You wrote:
> 1) $80 an hour at a full-time job equates to $160K a year annual
> salary. (This is based on 40 hour week times 50 week year, but is
> still a good rule of thumb.)
So far, so good.
> 2) Consultants, on average, spend 1/3rd of their time looking for
> work, so they need to charge 3 times more than if they were =
employed
> full-time doing the same thing. ($80 an hour as a consultant =
equates
> to $27 as a wage worker.)
Okay, which of these numbers is a mistake? Either:
a) Consultants only spend one-third of their time working (seems =
low)
b) They only work two-thirds (since they're looking one-third),
so $80 is only worth $53 (i.e., then need to charge 50% above =
full-time wages)
> So, it may be helpful to think of whether you'd take a job with a
> $53K annual salary. =20
Or rather, $106K annually. Perhaps it would be helpful to get an =
accountant to check the numbers in your contract, first....
There is also overhead, for taxes and insurance and so forth. I =
think the rough estimate is 50% of annual wages. Is that where =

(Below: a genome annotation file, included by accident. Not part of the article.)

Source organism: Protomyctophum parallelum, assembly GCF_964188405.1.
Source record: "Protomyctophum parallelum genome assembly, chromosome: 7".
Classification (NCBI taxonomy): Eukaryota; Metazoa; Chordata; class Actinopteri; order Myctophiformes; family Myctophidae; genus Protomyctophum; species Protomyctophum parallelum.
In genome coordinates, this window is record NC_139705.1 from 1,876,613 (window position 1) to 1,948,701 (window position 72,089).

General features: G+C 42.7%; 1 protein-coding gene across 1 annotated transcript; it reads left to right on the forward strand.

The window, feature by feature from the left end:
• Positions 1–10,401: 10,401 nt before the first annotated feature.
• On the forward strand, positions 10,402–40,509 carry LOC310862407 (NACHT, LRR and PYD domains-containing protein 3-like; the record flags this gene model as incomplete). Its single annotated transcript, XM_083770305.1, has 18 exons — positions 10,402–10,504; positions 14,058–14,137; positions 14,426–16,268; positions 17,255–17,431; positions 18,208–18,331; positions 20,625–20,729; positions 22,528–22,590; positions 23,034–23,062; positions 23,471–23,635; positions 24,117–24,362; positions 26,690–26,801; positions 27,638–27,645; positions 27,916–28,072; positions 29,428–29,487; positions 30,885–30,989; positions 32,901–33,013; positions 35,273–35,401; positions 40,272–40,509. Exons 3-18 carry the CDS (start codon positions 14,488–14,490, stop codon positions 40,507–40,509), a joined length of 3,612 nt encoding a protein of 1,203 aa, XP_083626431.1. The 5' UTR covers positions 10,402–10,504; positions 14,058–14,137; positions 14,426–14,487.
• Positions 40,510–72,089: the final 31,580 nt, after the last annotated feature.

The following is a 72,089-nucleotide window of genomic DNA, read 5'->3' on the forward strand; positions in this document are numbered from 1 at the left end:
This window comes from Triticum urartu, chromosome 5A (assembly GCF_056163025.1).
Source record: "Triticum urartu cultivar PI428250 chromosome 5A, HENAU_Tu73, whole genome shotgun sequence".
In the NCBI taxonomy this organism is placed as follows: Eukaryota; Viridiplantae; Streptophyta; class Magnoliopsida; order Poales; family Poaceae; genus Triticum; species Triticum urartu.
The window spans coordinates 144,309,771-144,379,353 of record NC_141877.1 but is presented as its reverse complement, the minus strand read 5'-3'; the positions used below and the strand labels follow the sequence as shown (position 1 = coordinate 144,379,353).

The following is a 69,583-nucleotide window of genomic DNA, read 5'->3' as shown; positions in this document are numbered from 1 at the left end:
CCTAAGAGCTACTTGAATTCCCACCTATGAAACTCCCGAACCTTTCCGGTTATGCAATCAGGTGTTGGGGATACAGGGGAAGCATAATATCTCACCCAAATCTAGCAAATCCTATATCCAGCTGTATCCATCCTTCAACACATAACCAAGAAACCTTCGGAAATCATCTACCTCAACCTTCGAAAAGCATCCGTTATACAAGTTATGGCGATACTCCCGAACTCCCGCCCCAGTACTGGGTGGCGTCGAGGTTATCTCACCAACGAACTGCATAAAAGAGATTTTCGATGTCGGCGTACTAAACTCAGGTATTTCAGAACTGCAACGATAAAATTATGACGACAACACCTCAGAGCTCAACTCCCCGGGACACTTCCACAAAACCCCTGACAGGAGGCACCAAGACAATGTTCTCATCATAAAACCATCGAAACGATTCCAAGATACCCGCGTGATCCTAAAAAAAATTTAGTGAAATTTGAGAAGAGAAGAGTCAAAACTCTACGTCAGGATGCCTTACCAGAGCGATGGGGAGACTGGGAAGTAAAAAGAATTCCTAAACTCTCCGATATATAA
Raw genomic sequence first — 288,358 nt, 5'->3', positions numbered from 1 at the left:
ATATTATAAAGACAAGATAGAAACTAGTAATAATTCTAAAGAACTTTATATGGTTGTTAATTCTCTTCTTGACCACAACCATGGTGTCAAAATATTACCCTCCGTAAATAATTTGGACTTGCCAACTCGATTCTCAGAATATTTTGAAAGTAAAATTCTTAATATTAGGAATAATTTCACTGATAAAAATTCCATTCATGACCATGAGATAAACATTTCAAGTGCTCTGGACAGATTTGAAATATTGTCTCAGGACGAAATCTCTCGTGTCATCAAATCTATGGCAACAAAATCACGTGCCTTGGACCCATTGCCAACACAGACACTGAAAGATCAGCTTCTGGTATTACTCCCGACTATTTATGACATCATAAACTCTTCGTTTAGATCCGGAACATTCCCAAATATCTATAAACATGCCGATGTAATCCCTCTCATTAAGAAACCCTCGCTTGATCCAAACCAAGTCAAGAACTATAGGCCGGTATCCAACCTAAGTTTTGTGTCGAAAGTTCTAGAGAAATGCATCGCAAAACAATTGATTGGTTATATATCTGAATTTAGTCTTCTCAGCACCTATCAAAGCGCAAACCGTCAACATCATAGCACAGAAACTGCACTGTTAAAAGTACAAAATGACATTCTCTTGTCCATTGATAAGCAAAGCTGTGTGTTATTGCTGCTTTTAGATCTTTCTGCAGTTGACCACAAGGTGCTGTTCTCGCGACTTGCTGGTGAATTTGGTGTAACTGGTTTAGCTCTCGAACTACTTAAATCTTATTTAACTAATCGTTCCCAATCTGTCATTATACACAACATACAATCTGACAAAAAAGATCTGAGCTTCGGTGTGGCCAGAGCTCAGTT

you're getting the missing factor above?
> But, don't forget the externalities:
True. Assuming the work itself is identical, the relevant =
externalities would be changing jobs every few months, and whether =
looking for work is fun or a pain.
Note that this is predicated on comparing consulting work to a =
full-time job. If you're just doing it as a sidelight, then it is =
more like how you value your leisure time, which could be higher or =
lower.
For comparison, I got $75/hour for marketing consulting from Apple. =
BCG associate consultants bill out at something like $60/hour, =
which jumps to $120 for MBAs (we get paid one-third of that). If =
you're doing "soft" stuff, like we did for Canon, $80 per hour is =
not unreasonable. I believe highly skilled programmers easily get =
over $100 per hour, so it is low if you're doing 'serious' stuff.
Despite what Rohit says, we are not world-famous highly experienced =
thought leaders, so we can't expect the big bucks right away. =
However, we should be soon, so you can think about where you'd like =
to establish a price point, and try to grow up to it.
Of course, whether an offer is reasonable is somewhat independent of =
whether you should accept it. Unless they are a close personal =
friend, you should charge what you think the market could bear. =
Alternatively, if you just want the money, figure out if it is worth =
the opportunity cost, in other projects and leisure. $80 isn't =
shameful, in general, and you can always raise your rates later.
=20
-- Ernie P.